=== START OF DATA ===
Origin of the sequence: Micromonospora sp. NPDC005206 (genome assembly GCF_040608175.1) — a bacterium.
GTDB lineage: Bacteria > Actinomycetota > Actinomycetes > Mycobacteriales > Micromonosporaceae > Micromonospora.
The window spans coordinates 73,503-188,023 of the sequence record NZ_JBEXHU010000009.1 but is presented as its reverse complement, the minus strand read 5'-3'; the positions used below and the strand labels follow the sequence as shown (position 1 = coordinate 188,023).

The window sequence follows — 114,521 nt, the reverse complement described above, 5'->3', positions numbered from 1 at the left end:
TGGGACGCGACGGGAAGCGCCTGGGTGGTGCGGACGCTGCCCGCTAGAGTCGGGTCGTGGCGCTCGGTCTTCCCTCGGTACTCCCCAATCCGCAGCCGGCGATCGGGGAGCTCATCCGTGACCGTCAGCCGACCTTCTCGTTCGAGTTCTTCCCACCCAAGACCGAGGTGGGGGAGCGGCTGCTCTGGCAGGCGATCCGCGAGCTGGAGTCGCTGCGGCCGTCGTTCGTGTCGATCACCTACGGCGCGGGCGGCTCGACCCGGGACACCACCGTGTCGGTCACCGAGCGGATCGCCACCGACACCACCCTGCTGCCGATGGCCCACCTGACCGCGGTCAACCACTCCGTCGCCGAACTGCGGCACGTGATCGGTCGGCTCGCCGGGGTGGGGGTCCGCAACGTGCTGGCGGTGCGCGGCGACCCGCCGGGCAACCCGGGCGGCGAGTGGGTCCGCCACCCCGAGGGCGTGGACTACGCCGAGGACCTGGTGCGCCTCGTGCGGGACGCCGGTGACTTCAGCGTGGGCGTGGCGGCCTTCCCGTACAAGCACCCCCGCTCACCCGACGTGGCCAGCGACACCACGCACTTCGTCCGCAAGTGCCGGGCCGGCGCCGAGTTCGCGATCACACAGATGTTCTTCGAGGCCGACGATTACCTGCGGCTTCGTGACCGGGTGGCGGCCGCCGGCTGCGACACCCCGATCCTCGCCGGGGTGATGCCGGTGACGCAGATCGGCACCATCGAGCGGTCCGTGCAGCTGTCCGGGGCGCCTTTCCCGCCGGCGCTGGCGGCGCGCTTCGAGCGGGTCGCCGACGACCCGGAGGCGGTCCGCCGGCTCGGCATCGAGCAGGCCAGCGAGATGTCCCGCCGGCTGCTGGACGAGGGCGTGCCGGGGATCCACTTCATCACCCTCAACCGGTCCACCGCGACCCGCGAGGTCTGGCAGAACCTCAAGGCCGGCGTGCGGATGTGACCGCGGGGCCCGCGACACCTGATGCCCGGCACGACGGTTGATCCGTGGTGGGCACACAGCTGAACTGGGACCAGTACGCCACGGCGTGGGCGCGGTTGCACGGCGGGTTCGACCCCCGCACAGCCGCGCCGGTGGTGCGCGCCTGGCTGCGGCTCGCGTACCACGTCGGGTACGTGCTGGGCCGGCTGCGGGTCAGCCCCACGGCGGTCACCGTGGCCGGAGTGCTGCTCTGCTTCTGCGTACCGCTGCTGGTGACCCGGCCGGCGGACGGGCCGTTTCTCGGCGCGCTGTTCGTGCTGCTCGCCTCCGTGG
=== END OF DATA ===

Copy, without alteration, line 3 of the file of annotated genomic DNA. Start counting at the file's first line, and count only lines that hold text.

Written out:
The window spans coordinates 73,503-188,023 of the sequence record NZ_JBEXHU010000009.1 but is presented as its reverse complement, the minus strand read 5'-3'; the positions used below and the strand labels follow the sequence as shown (position 1 = coordinate 188,023).